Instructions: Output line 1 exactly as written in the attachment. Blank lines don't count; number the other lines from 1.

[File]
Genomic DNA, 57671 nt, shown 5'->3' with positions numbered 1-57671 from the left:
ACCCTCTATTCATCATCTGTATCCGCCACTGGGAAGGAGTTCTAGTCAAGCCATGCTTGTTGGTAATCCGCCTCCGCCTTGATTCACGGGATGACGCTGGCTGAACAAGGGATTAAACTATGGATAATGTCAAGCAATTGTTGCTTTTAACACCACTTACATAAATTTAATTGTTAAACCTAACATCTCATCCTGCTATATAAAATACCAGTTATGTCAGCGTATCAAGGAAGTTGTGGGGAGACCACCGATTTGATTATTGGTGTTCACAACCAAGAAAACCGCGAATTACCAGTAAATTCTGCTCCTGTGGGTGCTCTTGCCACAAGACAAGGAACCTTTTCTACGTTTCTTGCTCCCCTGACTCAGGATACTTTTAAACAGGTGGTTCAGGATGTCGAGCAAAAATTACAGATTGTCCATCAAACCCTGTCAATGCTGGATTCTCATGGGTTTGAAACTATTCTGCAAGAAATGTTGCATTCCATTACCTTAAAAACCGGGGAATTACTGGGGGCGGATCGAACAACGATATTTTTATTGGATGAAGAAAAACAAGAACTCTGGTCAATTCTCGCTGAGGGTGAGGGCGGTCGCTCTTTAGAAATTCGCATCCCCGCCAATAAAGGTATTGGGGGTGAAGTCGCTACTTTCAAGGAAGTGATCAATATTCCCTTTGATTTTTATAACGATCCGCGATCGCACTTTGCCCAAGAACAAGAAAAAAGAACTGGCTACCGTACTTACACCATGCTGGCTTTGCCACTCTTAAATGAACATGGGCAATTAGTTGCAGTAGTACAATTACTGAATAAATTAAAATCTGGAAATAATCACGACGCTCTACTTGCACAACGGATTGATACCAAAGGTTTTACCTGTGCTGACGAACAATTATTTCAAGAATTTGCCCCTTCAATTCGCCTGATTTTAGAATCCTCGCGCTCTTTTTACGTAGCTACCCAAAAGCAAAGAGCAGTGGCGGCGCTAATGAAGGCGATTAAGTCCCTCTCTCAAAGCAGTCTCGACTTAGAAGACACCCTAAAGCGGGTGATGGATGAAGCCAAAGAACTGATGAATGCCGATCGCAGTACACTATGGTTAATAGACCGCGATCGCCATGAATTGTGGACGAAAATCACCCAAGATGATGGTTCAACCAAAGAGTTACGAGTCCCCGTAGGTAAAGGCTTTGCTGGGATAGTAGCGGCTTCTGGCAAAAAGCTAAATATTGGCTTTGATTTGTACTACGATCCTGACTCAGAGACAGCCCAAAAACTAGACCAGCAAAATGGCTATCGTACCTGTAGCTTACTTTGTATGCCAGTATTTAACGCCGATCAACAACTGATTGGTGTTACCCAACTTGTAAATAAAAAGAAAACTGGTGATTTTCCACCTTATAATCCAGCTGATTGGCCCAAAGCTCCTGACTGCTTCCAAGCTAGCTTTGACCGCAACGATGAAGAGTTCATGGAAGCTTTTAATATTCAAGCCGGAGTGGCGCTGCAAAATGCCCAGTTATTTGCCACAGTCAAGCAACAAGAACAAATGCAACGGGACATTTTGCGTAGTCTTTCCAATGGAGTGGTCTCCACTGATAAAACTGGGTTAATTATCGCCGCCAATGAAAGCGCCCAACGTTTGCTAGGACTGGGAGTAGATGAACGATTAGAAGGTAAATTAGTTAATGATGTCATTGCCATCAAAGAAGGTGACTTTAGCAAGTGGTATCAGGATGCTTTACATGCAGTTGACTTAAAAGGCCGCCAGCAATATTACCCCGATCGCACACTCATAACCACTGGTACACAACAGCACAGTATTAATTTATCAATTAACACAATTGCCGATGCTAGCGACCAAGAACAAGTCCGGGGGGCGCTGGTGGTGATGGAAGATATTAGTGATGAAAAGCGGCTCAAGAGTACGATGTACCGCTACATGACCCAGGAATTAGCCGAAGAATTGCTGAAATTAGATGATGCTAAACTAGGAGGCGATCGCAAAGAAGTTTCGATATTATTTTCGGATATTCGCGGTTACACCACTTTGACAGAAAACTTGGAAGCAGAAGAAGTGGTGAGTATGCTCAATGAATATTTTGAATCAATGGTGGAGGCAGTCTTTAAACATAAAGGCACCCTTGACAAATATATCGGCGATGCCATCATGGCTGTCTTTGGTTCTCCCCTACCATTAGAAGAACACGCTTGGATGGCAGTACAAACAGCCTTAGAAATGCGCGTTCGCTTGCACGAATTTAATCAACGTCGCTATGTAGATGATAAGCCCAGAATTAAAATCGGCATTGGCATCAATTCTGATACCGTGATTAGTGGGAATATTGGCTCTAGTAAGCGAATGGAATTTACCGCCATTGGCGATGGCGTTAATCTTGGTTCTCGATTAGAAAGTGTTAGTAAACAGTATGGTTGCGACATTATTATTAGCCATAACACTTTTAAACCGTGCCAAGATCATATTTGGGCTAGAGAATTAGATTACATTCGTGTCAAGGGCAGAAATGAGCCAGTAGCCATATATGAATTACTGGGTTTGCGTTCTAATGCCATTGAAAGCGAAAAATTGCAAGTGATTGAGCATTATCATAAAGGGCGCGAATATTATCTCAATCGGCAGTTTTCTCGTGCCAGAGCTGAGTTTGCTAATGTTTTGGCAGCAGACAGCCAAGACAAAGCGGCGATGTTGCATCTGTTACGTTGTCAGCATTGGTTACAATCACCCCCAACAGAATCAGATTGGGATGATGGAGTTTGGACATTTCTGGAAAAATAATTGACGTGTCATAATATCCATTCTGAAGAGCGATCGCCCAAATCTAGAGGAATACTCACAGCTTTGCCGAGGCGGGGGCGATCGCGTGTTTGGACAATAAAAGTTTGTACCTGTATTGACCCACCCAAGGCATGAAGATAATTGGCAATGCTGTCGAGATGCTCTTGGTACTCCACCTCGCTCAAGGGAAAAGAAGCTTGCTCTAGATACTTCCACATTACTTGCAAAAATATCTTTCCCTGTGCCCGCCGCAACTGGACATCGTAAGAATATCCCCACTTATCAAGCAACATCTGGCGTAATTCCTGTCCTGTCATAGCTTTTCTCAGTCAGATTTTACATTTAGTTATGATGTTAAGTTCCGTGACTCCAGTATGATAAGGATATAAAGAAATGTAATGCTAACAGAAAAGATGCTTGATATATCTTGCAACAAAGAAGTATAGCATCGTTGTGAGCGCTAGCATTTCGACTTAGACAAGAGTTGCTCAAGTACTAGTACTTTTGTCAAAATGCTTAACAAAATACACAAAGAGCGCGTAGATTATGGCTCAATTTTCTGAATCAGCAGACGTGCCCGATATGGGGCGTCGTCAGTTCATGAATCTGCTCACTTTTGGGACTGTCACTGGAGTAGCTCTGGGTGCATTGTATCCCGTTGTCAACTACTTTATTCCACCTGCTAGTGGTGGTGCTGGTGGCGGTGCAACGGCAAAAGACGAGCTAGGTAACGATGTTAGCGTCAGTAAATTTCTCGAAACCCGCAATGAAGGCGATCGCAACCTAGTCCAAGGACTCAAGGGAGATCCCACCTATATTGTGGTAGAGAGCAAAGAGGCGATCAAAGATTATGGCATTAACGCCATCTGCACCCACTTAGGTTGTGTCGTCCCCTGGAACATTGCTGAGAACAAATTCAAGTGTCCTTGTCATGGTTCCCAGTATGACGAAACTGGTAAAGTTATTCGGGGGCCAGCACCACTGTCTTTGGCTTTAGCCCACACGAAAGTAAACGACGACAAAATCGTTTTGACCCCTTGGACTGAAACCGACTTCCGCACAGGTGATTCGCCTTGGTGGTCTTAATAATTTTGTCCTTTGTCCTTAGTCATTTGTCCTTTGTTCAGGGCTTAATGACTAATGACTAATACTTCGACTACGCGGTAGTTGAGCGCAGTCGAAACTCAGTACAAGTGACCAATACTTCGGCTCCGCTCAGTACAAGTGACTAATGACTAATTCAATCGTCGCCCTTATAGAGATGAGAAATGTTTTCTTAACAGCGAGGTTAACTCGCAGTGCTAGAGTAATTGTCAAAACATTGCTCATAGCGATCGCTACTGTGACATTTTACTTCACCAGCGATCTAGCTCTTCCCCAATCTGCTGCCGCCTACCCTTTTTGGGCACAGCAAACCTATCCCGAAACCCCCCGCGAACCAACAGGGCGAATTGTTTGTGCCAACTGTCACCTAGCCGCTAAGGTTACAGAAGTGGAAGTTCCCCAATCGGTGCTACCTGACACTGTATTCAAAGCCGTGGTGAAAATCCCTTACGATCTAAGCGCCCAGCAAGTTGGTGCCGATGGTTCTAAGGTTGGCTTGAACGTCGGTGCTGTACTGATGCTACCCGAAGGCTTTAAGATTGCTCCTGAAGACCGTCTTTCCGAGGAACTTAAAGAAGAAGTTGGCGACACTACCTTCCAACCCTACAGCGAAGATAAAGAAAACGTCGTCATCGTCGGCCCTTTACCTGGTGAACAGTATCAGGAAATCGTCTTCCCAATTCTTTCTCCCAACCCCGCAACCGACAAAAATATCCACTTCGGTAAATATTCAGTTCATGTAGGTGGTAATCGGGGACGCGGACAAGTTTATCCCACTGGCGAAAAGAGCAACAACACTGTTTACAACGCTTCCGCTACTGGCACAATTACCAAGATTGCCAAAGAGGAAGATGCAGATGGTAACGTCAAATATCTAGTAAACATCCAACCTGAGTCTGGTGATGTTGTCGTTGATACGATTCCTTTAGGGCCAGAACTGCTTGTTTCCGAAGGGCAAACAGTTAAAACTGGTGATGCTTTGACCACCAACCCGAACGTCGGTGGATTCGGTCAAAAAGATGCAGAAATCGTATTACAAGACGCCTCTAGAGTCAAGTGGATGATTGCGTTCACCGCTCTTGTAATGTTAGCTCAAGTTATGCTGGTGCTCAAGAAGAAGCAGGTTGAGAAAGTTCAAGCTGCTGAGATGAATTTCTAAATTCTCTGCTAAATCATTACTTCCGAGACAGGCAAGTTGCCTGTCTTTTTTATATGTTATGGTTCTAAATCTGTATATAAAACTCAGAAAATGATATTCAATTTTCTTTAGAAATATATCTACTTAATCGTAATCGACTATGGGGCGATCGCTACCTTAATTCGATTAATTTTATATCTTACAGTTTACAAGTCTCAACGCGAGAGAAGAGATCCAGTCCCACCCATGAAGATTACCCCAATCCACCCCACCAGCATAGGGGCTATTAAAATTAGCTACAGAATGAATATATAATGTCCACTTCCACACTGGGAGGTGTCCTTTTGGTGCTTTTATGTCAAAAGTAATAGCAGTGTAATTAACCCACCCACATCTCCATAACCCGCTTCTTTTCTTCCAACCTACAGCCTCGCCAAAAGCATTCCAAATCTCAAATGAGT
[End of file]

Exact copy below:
Genomic DNA, 57671 nt, shown 5'->3' with positions numbered 1-57671 from the left: